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SEPTEBER 2011

Issue 9

Consider Pink Ribbon Requests Carefully

CALENDAR

Monday September 19, 2011

OCTOBER 31 Chapter Plan Report Due

NOVEMBER 9-13 NAR/WCR Annual Governance Meetings, Conference & Expo Hyatt Regency Orange County Anaheim, CA

DECEMBER 15 Chapter Plan Report Due Locate other WCR Events on the calendar www.wcrfl.org

September is quickly becoming the new October. Instead of waiting till October, the official Breast Cancer Awareness Month, to schedule events and sell pinked-out merchandise, it starts showing up 30 days early. Right alongside the pre-promotional packages of Halloween candy, the pink-a-thon of perky goodies and offers and specials show up everywhere. It reminds me so much of how many seasonal items are marketed to us earlier every year - and how much breast cancer has become a marketing and media cause. To put it bluntly, pink ribbons are being used to sell us stuff - even if those sales don't rack up any benefit to patients, researchers, and survivors. Turn It Pink - Sell It Sooner - that seems to be mantra from Madison Avenue. My local grocery store has already started turning pink, and fund-raising events are filling the news and crowding my mailbox. I don't begrudge this - after all, as a former breast cancer patient, I have probably benefited from some of these efforts, and I am always thinking about breast cancer anyway. But I am careful about where my money and my time is spent. While reading Gayle Sulik's book, Pink Ribbon Blues, I wonder if I am being careful enough! Sulik spent years in research, looking beyond the pink ribbons at where the money goes, and what percent of really benefits patients. Get the book and read it - read it slowly - and consider what she shows you: we still don't have an effective cure or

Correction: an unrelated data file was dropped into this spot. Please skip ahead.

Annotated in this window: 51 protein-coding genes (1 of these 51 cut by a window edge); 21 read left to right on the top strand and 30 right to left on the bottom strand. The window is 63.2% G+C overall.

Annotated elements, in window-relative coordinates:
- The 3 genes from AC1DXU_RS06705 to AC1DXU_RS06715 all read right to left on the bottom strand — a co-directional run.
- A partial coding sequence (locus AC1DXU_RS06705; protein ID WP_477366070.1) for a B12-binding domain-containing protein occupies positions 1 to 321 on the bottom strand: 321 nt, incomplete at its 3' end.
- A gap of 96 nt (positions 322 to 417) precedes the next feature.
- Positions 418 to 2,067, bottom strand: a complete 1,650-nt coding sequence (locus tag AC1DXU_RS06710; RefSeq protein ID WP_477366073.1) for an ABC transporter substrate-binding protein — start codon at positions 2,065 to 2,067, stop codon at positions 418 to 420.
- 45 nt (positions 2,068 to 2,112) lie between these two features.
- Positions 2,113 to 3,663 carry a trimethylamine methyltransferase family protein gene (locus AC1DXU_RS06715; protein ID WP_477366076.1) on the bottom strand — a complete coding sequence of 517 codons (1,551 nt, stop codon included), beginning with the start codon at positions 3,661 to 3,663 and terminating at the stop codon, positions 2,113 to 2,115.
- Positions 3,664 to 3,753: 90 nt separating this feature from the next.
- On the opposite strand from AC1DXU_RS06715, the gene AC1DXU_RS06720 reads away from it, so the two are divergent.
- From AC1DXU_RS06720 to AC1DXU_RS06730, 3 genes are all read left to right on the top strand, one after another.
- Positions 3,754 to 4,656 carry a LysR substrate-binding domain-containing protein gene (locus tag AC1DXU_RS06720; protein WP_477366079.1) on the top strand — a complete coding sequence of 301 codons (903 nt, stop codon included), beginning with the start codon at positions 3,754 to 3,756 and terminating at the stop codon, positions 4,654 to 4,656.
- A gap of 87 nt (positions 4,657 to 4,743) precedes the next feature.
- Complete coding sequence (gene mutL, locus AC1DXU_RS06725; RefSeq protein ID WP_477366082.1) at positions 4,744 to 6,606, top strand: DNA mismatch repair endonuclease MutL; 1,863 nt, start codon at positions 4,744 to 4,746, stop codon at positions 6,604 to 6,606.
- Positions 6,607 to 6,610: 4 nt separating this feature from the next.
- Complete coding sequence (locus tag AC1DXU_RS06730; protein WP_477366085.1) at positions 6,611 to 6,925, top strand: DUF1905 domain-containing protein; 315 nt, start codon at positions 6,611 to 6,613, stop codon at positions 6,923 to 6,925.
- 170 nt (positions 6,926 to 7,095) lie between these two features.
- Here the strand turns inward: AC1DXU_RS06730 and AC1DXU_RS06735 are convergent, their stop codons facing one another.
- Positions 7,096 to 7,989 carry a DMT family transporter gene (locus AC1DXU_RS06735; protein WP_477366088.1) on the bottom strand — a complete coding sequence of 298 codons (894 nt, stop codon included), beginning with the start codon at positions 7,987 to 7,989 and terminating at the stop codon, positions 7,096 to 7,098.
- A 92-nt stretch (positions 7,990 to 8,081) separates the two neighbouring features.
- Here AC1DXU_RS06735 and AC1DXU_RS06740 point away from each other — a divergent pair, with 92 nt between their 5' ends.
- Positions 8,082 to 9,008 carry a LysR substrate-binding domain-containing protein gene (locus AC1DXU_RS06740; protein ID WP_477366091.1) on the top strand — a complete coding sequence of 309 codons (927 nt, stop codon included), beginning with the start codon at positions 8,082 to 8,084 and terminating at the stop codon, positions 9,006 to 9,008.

JANUARY 11-15, 2012 FR/WCR MidWinter Meetings Orlando,FL FEBRUARY 14-15, 2012 Great American Realtor Days Tallahassee, FL

prevention, despite all the pink-a-palooza that goes on.

**SEE FORM ON WCRFL.ORG** Add chapter events to the calendar send to Lynn@LynnMooney.com

EVENTS, ARTICLES & INFORMATION FOR THE NEWSLETTER CONTACT: Kim@KimSlade.com th

Please submit articles by the 15 of each month, in a Word document (if possible) and Arial font

Before you agree to make a contribution this year, or purchase a pink bag of potato chips, buy a pink bracelet, or sign up for any fund-raising event, stop and do your homework. Ask questions about the item or organization and make sure that a reasonable donation is actually going to fund the cause. If you're giving to a pink ribbon charity, research it first. When you see that bracelet, bookmark, bag, or bikini, read the labels carefully - does it really generate a donation? If it doesn't, put it back please! Make sure you understand where your pink ribbon donations are going - and who they will help. Don't be taken in by breast cancer frauds - no matter how appealing they may be. Pink carefully, and think first!


TECHNOLOGY TIPS Upgrade Your Life: The 5 worst photos to post online